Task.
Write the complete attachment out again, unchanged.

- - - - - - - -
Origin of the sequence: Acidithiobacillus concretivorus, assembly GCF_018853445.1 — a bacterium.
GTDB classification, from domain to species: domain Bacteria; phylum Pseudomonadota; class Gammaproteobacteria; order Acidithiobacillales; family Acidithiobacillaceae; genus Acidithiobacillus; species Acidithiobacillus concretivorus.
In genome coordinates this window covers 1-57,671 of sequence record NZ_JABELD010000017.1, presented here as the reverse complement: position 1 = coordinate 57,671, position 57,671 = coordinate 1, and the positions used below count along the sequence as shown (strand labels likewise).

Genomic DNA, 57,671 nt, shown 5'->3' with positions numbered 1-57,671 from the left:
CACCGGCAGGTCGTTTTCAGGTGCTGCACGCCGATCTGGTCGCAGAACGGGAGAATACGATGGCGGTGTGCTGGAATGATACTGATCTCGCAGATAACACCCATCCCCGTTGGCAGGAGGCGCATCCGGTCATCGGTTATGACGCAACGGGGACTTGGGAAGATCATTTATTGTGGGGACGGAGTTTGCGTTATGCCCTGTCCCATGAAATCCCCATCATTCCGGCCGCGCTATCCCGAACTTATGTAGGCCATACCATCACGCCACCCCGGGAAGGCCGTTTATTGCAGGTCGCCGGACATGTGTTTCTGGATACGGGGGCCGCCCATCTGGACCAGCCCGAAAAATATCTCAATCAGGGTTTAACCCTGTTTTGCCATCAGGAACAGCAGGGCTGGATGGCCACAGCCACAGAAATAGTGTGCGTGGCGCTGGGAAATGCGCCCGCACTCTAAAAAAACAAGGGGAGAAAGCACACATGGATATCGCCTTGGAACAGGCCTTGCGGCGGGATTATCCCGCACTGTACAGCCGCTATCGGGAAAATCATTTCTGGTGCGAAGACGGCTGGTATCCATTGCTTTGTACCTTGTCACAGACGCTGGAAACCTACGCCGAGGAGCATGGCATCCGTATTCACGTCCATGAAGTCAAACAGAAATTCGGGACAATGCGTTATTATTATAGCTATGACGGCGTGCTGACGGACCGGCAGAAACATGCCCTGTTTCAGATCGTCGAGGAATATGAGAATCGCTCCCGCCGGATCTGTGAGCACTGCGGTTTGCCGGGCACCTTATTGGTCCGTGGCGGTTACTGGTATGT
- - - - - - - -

Origin of the sequence: Acidithiobacillus concretivorus, assembly GCF_018853445.1 — a bacterium.
GTDB classification, from domain to species: domain Bacteria; phylum Pseudomonadota; class Gammaproteobacteria; order Acidithiobacillales; family Acidithiobacillaceae; genus Acidithiobacillus; species Acidithiobacillus concretivorus.
In genome coordinates this window covers 1-57,671 of sequence record NZ_JABELD010000017.1, presented here as the reverse complement: position 1 = coordinate 57,671, position 57,671 = coordinate 1, and the positions used below count along the sequence as shown (strand labels likewise).

Genomic DNA, 57,671 nt, shown 5'->3' with positions numbered 1-57,671 from the left:
CACCGGCAGGTCGTTTTCAGGTGCTGCACGCCGATCTGGTCGCAGAACGGGAGAATACGATGGCGGTGTGCTGGAATGATACTGATCTCGCAGATAACACCCATCCCCGTTGGCAGGAGGCGCATCCGGTCATCGGTTATGACGCAACGGGGACTTGGGAAGATCATTTATTGTGGGGACGGAGTTTGCGTTATGCCCTGTCCCATGAAATCCCCATCATTCCGGCCGCGCTATCCCGAACTTATGTAGGCCATACCATCACGCCACCCCGGGAAGGCCGTTTATTGCAGGTCGCCGGACATGTGTTTCTGGATACGGGGGCCGCCCATCTGGACCAGCCCGAAAAATATCTCAATCAGGGTTTAACCCTGTTTTGCCATCAGGAACAGCAGGGCTGGATGGCCACAGCCACAGAAATAGTGTGCGTGGCGCTGGGAAATGCGCCCGCACTCTAAAAAAACAAGGGGAGAAAGCACACATGGATATCGCCTTGGAACAGGCCTTGCGGCGGGATTATCCCGCACTGTACAGCCGCTATCGGGAAAATCATTTCTGGTGCGAAGACGGCTGGTATCCATTGCTTTGTACCTTGTCACAGACGCTGGAAACCTACGCCGAGGAGCATGGCATCCGTATTCACGTCCATGAAGTCAAACAGAAATTCGGGACAATGCGTTATTATTATAGCTATGACGGCGTGCTGACGGACCGGCAGAAACATGCCCTGTTTCAGATCGTCGAGGAATATGAGAATCGCTCCCGCCGGATCTGTGAGCACTGCGGTTTGCCGGGCACCTTATTGGTCCGTGGCGGTTACTGGTATGT